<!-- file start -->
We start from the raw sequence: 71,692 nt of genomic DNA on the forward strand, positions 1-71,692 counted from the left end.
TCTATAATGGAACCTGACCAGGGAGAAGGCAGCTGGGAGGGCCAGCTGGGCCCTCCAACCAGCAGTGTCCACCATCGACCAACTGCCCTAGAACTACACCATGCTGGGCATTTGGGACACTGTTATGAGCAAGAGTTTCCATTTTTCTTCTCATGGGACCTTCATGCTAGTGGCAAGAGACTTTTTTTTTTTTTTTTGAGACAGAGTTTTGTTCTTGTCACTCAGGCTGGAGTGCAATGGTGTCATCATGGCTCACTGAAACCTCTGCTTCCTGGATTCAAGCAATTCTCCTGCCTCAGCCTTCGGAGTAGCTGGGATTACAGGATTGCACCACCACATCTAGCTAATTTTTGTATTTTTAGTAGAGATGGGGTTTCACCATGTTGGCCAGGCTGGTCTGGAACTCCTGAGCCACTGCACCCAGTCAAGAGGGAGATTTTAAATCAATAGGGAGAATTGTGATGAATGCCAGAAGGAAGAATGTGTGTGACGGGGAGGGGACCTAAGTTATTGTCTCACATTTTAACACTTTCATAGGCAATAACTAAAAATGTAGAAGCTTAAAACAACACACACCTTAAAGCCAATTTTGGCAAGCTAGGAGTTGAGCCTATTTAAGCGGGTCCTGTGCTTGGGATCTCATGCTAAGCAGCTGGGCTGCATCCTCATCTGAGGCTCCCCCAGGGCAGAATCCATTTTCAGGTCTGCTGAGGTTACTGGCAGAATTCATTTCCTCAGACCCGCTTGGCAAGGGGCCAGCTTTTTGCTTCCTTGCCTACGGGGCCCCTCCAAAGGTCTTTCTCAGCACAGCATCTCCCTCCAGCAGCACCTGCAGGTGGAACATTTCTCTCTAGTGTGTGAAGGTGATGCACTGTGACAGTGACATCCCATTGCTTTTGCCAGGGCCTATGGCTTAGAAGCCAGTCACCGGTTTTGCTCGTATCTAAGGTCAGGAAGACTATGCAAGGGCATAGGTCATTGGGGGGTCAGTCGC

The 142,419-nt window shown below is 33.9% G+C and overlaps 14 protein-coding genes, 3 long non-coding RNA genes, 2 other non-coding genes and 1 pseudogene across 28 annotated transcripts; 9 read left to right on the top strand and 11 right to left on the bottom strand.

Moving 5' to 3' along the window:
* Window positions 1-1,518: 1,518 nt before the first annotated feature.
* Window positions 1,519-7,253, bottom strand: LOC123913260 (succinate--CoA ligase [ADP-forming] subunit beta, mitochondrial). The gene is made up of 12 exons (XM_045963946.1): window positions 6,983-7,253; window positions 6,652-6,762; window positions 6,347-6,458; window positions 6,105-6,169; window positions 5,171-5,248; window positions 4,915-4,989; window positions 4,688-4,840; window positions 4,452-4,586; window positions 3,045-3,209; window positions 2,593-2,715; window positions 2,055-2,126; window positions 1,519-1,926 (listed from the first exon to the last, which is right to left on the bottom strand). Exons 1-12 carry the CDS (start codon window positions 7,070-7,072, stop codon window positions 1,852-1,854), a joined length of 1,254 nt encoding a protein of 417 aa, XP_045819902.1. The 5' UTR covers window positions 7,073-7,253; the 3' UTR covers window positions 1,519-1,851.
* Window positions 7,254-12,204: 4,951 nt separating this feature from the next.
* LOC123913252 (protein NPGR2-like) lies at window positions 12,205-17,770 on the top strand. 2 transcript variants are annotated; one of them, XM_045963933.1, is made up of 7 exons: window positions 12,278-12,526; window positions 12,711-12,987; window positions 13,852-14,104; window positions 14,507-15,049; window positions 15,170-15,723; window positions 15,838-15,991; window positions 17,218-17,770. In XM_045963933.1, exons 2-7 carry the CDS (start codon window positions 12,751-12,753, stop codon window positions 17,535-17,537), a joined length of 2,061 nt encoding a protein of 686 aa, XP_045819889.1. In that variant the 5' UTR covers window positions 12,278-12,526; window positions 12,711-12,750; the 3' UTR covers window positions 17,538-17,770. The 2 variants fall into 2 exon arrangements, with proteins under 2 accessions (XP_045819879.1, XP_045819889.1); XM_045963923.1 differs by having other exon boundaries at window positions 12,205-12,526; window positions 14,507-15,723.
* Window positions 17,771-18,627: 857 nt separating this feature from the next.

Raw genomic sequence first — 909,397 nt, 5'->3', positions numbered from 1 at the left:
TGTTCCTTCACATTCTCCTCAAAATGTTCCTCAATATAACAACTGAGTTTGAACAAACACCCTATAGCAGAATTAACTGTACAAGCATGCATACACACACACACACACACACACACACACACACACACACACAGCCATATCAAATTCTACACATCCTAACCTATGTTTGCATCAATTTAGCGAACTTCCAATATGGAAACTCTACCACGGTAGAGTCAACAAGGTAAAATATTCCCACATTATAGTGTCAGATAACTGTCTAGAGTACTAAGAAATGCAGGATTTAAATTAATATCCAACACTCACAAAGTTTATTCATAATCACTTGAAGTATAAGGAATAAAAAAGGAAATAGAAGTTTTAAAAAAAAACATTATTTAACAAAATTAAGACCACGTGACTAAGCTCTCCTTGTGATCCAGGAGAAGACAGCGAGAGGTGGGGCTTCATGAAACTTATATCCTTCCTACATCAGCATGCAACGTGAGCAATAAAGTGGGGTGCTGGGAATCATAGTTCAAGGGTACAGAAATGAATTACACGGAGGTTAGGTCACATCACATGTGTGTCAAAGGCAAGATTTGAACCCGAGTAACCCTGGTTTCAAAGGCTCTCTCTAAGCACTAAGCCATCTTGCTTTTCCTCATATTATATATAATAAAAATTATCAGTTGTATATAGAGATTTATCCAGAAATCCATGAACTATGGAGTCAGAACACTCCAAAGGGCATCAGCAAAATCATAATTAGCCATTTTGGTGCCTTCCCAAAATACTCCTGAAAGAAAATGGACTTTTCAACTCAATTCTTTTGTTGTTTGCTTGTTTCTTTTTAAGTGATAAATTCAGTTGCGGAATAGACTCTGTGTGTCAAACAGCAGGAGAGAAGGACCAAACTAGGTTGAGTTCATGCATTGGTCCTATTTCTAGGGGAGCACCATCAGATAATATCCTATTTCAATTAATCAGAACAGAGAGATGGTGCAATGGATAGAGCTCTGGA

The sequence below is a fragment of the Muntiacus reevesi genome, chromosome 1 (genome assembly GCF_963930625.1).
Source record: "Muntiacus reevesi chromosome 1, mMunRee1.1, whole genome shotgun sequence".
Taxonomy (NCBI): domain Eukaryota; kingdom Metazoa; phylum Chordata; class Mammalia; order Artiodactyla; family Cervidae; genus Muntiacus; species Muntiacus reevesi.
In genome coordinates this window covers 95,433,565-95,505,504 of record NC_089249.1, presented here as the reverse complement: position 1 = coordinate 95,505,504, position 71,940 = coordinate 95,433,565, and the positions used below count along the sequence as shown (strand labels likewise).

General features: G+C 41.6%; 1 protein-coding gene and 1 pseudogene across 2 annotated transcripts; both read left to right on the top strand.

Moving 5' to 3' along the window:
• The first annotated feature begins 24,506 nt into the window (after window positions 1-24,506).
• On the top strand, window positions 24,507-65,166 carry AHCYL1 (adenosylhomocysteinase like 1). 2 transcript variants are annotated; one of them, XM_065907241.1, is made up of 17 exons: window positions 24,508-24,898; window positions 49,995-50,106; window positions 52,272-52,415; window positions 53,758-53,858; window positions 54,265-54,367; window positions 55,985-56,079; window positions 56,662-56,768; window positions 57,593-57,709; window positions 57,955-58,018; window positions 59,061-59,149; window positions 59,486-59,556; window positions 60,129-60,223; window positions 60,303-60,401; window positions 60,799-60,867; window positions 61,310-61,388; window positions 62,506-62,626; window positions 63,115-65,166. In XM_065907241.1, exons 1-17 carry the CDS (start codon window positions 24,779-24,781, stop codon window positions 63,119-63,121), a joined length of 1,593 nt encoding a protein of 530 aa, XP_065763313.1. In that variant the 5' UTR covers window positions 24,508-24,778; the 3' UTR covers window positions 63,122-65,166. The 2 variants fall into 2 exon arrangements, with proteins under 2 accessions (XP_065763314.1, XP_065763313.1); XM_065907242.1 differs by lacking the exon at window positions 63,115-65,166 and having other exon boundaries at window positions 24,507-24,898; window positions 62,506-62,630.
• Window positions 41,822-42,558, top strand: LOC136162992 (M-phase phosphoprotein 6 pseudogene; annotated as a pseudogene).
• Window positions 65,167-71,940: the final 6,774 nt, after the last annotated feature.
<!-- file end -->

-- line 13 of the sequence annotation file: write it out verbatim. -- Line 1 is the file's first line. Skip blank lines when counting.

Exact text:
Source record: "Muntiacus reevesi chromosome 1, mMunRee1.1, whole genome shotgun sequence".